"Intellectual arrogance, in the utmost degree, is being displayed by those who dismiss out of hand the considerate opinion of someone who has studied a field for 25 years only because they cherish a particular religious worldview that has no independent foundation in reality."
Eventually, the torrent of emails slowed to a trickle, and it’s now been a few years since I have received anything. As such, my debates with creationists have pretty much stopped. I can’t say I'm disappointed, as repeating the same thing over and over again wasn’t super exciting.
In recent years, I have taken an interest in New Testament history, specifically regarding the study of the historical Jesus. Unfortunately, there are a group of atheists who don’t actually think Jesus existed. These “mythicists”, as they call themselves, are, in my opinion, an embarrassment to atheism. As such, I have also had my fair share of debating them. In a previous blog post, I explained why the existence of the historical Jesus is the best explanation of the data, but also how mythicists are very similar to creationists in regards to the logic of their arguments.
Through my debates with creationists and mythicists, there has emerged what I call “the unanswerable question.” It’s a question which NO creationist or mythicist has ever answered. Ever. I have asked probably hundreds of creationists, and a dozen or so mythicists this question, and no one has ever had the guts to answer it. I have even asked the same person this question numerous times, reminding them that they haven’t answered it yet. Despite my requests and reminders to have the question answered, NO ONE I have ever conversed with has done so. Even when I explain that no one has answered this question, it hasn’t helped to coax an answer out of anyone. I find this very amusing, but also extremely revealing.
Of course, by now, you are certainly thinking “well Zak, what's the question!?” And on the off chance that a creationist or mythicist is reading this, they surely are thinking “I’m not afraid of any question! I will answer it!” Well, maybe.
So here is the question. I will first pose it for the creationists, and then pose it for the mythicists…
What is more likely, that the thousands of biologists (who cover a wide spectrum of religious beliefs), who have dedicated their lives to studying evolution are wrong? Or that you, a person with zero education in biology (who has likely never even read a book on evolution), are wrong? More simply: is it more likely that you know and understand biology better than the people who have spent their lives studying it, or that you are in error?
What is more likely, that the thousands of historians (who cover a wide spectrum of religious beliefs), who have dedicated their lives to studying ancient history are wrong? Or that you, a person with zero education in ancient history (who has likely never even read a book on the historical Jesus), are wrong? More simply: is it more likely that you know and understand ancient history better than people who have spent their lives studying it, or that you are in error?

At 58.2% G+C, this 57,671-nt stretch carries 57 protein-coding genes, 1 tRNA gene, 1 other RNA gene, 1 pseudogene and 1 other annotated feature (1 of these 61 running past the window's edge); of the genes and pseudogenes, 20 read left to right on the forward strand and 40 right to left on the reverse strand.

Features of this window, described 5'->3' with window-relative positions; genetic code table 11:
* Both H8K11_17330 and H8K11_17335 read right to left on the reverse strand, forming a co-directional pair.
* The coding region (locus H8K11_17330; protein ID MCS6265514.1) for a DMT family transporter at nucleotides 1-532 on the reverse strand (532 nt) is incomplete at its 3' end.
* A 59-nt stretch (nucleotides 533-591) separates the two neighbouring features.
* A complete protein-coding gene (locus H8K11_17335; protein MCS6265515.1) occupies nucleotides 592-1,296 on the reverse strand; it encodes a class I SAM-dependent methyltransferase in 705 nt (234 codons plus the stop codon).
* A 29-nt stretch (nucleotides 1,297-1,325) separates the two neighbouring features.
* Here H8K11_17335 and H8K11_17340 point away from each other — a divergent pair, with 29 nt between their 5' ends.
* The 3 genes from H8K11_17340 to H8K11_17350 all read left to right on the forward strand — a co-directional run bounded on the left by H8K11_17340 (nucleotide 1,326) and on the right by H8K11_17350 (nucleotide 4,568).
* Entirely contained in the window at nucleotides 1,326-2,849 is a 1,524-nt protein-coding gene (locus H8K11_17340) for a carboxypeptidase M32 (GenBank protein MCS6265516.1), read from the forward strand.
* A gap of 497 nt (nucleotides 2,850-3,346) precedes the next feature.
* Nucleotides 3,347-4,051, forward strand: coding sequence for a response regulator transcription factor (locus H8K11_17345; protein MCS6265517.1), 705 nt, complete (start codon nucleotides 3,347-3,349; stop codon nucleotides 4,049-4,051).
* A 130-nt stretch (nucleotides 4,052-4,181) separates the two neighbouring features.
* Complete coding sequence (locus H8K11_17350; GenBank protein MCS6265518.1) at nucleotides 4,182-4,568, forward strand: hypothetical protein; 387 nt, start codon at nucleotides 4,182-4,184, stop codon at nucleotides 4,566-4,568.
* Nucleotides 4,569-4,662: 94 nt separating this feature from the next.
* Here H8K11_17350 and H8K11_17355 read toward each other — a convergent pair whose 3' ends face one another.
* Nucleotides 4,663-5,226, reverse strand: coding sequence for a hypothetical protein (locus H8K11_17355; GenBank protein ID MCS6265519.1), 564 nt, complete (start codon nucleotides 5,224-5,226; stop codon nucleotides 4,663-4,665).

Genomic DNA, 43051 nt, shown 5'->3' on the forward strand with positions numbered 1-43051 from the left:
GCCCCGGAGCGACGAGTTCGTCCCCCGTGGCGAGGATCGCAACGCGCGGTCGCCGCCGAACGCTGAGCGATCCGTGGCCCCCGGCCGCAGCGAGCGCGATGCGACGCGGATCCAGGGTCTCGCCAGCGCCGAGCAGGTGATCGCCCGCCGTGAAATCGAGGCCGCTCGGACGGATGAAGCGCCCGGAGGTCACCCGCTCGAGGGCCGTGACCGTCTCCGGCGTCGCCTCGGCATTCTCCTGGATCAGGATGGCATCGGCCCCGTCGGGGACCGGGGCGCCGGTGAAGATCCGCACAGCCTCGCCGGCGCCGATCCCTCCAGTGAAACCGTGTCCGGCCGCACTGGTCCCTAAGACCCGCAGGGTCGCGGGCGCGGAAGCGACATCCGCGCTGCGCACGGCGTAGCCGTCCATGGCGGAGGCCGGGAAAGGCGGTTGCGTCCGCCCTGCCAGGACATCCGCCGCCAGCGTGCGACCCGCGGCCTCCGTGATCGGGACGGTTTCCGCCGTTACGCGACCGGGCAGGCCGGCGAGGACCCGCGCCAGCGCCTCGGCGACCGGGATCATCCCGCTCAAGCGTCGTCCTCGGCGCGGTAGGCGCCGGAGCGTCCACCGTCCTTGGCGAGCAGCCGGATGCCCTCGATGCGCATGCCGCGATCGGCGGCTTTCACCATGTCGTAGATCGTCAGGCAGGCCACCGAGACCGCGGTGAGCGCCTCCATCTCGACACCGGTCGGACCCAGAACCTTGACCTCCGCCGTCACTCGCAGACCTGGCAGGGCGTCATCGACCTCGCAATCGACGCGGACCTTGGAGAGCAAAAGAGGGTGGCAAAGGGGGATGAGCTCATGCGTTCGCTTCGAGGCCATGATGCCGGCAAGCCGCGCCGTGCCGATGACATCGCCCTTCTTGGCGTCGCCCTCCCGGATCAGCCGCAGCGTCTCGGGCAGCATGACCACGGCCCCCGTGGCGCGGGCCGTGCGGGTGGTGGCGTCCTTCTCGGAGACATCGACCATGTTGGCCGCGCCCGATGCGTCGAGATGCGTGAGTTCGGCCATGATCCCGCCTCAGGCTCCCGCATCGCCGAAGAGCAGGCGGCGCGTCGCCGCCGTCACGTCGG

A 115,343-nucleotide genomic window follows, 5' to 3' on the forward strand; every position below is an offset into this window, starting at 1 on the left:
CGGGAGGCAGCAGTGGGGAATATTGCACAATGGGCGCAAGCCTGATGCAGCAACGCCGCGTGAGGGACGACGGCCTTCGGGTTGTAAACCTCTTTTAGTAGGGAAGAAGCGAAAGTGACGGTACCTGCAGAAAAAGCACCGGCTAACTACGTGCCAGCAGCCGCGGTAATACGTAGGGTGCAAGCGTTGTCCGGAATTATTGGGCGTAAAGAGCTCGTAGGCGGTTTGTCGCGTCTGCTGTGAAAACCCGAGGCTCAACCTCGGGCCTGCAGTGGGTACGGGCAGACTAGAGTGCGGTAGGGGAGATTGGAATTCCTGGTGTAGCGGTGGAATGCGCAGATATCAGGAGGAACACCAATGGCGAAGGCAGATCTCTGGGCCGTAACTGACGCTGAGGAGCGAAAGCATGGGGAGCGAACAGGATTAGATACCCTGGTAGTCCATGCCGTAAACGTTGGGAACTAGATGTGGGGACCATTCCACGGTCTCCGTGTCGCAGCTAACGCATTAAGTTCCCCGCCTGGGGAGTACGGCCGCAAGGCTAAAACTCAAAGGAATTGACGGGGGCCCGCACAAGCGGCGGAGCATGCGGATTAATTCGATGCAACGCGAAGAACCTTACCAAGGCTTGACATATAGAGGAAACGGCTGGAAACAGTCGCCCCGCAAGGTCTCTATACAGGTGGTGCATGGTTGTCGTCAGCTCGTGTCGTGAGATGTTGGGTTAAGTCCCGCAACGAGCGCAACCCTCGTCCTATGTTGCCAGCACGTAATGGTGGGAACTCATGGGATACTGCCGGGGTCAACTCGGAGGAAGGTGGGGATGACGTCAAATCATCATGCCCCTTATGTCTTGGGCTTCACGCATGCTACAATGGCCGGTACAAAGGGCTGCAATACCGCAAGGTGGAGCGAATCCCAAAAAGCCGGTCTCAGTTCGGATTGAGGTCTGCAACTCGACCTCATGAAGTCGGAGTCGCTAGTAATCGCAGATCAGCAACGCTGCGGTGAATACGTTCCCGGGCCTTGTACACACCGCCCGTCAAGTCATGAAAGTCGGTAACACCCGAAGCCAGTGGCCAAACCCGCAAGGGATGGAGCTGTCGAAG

There is always a lot of hemming and hawing from the target audience. A lot of excuses about how all biologists are atheists, or how all historians who study the Bible are Christians. In both cases, as I’ve indicated in the question, this is wrong.
It seems that when this question is presented, both groups of people, as arrogant as they may be, simply cannot deny the fact that of course it’s more likely that they are in error. However, people of such persuasions are generally so certain about their beliefs that admitting this fact, to them, is to admit that their beliefs are wrong. This is unacceptable, so they simply refuse to answer the question. The cognitive dissonance that would be caused by answering the question is too much, and must be avoided.
Of course, we don’t need to stop with creationists and mythicists. I would pose the same question to anyone who thinks GMOs or vaccines are bad for you, as well as people who think global warming is a myth. In both cases, like with evolution and the historical Jesus, the expert consensus is clear, unambiguous and overwhelming.
There are two additional “non-answers” I should also address. The first is an appeal to Galileo. The argument goes like this: “Galileo was said to be wrong by all the so-called experts, and he was right! So how dare you not take me seriously!” Sure, but you’re not Galileo. And anyone could say this about literally anything. “I don’t think Antarctica exists!! How dare you laugh at me! The so-called experts laughed at Galileo!” Carl Sagan puts this fallacy to rest quite nicely, stating “The fact that some geniuses were laughed at does not imply that all who are laughed at are geniuses. They laughed at Columbus, they laughed at Fulton, they laughed at the Wright brothers. But they also laughed at Bozo the Clown.”
The second non-answer is to just deny the scientific consensus. I see this mostly with creationists and people who are anti GMOs. In both cases, these people mostly filter out every bit of dissenting opinions they come across, so it does seem like no one actually supports such things. When one refuses to listen to scientists, I can see how they might think that no scientist actually disagrees with them.
It's common for these these non-arguments and non-answers to be focused upon by the target audience, in an attempt to change the subject. This is generally extremely obvious, and I just continue to press the question. Eventually, the person just stops responding, with the question never having been answered.
So when dealing with certain questions in your own life, find out what the experts think. If you disagree with them, ask yourself “Is it more likely that I know something the experts don’t, or that I am wrong?” Of course, you might just be the next Darwin or Einstein, but especially if you have zero formal education on the subject… I doubt it.